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Sat Oct 25, 2014, 05:36 AM

The Big Problem With Time's Teacher-Bashing Cover Story


But back to the main point: Time reports that Welch and his ilk were able to find "a flood of new academic research on teacher quality " to back up their hunch that bad teachers are the problem. One research team relied on a "a controversial tool called value-added measures (VAM)" to measure teacher effectiveness, and they "found that replacing a poorly performing teacher with an excellent one could increase students' lifetime earnings by $250,000 per classroom."

So there's a technique that supposedly measures teacher quality, and you can sue public schools that fail to adopt it. Does anyone have a problem with this approach? Of course. Teachers, for example, and their unions–who are, shockingly, never quoted in Time's piece.

But we do get some outside perspectives: one researcher for a "conservative education think tank," and… another analyst for a conservative think tank (Michael McShane of the American Enterprise Institute). That's where Time went when it needed to find critics.There are, of course, plenty of other analysts who could critique the Silicon Valley approach.

But then, at the end of the piece, we finally get to the heart of the matter: Do these statistical models that purport to give us objective data on teacher effectiveness actually do what they claim?

The question of how to judge a teacher's value gets to a fundamental irony in the national war over education reform today. Welch's unexpected victory in Vergara, which hinges on the necessity–and feasibility–of measuring a teacher's effectiveness, comes just as a broad range of educational experts have begun to question the validity of the tests and evaluations on which those teacher-effectiveness measures are based.

Huh. "Irony" might be the right term to describe the problem here: The wealthy interests who claim they have found a system for measuring teacher quality may in fact have no such system at all–but are nonetheless attempting to use their power to make decisions about who should remain in the classroom. This is the fundamental problem; but for Time, you explain this is in the second-to-last-paragraph of the piece, where the magazine spells out the doubts about these "value added" models:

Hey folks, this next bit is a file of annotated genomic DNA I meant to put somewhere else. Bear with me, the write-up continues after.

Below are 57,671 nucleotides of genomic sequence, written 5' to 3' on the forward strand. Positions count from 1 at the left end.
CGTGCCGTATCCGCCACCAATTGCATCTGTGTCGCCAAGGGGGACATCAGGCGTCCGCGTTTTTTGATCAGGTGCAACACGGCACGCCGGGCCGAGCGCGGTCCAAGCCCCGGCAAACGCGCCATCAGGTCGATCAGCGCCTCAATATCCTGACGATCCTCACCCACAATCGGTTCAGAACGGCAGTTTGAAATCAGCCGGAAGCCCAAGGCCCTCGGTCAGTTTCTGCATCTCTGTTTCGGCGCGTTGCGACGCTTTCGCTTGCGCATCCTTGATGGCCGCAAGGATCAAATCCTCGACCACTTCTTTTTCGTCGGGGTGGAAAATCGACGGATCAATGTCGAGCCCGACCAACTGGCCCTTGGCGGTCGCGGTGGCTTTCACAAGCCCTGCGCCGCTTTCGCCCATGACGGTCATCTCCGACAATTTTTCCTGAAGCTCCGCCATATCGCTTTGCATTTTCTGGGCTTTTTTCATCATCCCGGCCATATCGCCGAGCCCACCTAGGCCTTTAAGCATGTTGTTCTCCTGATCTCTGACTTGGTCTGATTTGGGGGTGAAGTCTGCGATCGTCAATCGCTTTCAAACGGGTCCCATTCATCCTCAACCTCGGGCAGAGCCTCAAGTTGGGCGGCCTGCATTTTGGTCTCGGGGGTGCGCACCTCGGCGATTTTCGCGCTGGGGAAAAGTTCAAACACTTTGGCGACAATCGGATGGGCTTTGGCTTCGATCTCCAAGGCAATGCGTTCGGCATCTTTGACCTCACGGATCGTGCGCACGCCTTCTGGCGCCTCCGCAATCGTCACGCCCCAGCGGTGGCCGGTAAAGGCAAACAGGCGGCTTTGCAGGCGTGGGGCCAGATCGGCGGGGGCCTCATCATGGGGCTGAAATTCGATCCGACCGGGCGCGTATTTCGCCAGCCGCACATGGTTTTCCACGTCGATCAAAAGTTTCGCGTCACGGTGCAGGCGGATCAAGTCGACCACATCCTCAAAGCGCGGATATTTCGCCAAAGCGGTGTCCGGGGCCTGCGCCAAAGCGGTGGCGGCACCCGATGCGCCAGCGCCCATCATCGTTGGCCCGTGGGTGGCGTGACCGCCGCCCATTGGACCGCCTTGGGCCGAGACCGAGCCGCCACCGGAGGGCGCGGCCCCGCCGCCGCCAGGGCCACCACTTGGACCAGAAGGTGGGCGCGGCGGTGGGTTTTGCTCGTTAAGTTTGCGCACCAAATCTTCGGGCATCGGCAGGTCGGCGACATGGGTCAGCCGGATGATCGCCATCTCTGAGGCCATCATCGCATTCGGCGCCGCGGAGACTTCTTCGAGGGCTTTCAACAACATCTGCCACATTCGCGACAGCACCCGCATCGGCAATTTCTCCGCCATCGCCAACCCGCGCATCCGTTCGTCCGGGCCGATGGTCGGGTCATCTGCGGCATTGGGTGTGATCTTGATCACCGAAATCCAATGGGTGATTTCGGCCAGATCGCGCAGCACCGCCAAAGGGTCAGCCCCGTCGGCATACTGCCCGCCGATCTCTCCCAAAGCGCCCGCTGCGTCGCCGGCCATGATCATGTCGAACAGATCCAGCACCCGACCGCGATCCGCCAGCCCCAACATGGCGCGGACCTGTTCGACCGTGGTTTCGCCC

In April, the American Statistical Association released a statement questioning whether VAM, the methodology that undergirds the Chetty study, adequately measures a teacher's total value to a student's education. In May, the American Educational Research Association found a "surprisingly weak" correlation between teachers' VAM scores and their actual skills, as evaluated by surveys and expert observations. In July, the Department of Education found that VAM scores varied wildly depending on what time of day tests were administered or whether the kids were distracted. Even the Silicon Valley reformers appear willing to dial back the emphasis on testing and evaluations, at least for a bit.

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Reply The Big Problem With Time's Teacher-Bashing Cover Story (Original post)
eridani Oct 2014 OP
Demeter Oct 2014 #1
greatlaurel Oct 2014 #2

Response to eridani (Original post)

Sat Oct 25, 2014, 07:59 AM

1. Reality is the winner over any crack-brained political theories, every time


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Response to eridani (Original post)

Sat Oct 25, 2014, 10:00 AM

2. The corporations are so desperate to steal the tax dollars that go for education.

More people really need to pay attention to this, before our public school system is completely dismantled.

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